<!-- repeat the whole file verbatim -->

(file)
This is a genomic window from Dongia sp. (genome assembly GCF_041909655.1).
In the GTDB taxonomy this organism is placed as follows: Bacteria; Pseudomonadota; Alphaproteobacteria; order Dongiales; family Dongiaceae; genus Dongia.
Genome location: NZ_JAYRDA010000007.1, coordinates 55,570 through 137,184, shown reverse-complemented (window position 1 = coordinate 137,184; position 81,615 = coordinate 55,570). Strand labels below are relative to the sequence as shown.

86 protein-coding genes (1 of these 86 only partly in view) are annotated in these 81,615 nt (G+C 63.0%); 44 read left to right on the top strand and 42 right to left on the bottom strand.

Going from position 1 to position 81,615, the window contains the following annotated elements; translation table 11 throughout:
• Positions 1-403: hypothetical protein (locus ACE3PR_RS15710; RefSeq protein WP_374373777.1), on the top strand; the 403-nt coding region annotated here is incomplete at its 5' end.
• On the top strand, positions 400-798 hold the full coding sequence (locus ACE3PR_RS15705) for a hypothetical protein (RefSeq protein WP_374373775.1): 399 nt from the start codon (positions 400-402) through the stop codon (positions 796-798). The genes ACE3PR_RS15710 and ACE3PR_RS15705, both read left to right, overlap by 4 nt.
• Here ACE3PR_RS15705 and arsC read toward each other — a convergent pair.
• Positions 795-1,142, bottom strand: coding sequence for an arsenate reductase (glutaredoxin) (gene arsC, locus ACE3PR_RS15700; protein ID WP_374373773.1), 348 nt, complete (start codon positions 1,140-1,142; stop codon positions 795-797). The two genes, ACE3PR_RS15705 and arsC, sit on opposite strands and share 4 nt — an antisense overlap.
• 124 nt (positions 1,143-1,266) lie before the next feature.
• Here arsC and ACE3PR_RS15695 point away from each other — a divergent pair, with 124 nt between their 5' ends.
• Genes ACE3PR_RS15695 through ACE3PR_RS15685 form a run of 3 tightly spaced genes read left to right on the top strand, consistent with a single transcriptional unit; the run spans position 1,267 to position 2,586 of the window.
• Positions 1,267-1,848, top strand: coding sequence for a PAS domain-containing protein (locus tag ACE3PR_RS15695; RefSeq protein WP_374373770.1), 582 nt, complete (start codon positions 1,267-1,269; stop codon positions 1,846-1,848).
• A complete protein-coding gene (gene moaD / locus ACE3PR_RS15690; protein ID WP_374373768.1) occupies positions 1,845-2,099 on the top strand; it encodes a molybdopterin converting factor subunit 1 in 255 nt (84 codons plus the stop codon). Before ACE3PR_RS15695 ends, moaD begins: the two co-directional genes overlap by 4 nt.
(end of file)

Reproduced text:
This is a genomic window from Dongia sp. (genome assembly GCF_041909655.1).
In the GTDB taxonomy this organism is placed as follows: Bacteria; Pseudomonadota; Alphaproteobacteria; order Dongiales; family Dongiaceae; genus Dongia.
Genome location: NZ_JAYRDA010000007.1, coordinates 55,570 through 137,184, shown reverse-complemented (window position 1 = coordinate 137,184; position 81,615 = coordinate 55,570). Strand labels below are relative to the sequence as shown.

86 protein-coding genes (1 of these 86 only partly in view) are annotated in these 81,615 nt (G+C 63.0%); 44 read left to right on the top strand and 42 right to left on the bottom strand.

Going from position 1 to position 81,615, the window contains the following annotated elements; translation table 11 throughout:
• Positions 1-403: hypothetical protein (locus ACE3PR_RS15710; RefSeq protein WP_374373777.1), on the top strand; the 403-nt coding region annotated here is incomplete at its 5' end.
• On the top strand, positions 400-798 hold the full coding sequence (locus ACE3PR_RS15705) for a hypothetical protein (RefSeq protein WP_374373775.1): 399 nt from the start codon (positions 400-402) through the stop codon (positions 796-798). The genes ACE3PR_RS15710 and ACE3PR_RS15705, both read left to right, overlap by 4 nt.
• Here ACE3PR_RS15705 and arsC read toward each other — a convergent pair.
• Positions 795-1,142, bottom strand: coding sequence for an arsenate reductase (glutaredoxin) (gene arsC, locus ACE3PR_RS15700; protein ID WP_374373773.1), 348 nt, complete (start codon positions 1,140-1,142; stop codon positions 795-797). The two genes, ACE3PR_RS15705 and arsC, sit on opposite strands and share 4 nt — an antisense overlap.
• 124 nt (positions 1,143-1,266) lie before the next feature.
• Here arsC and ACE3PR_RS15695 point away from each other — a divergent pair, with 124 nt between their 5' ends.
• Genes ACE3PR_RS15695 through ACE3PR_RS15685 form a run of 3 tightly spaced genes read left to right on the top strand, consistent with a single transcriptional unit; the run spans position 1,267 to position 2,586 of the window.
• Positions 1,267-1,848, top strand: coding sequence for a PAS domain-containing protein (locus tag ACE3PR_RS15695; RefSeq protein WP_374373770.1), 582 nt, complete (start codon positions 1,267-1,269; stop codon positions 1,846-1,848).
• A complete protein-coding gene (gene moaD / locus ACE3PR_RS15690; protein ID WP_374373768.1) occupies positions 1,845-2,099 on the top strand; it encodes a molybdopterin converting factor subunit 1 in 255 nt (84 codons plus the stop codon). Before ACE3PR_RS15695 ends, moaD begins: the two co-directional genes overlap by 4 nt.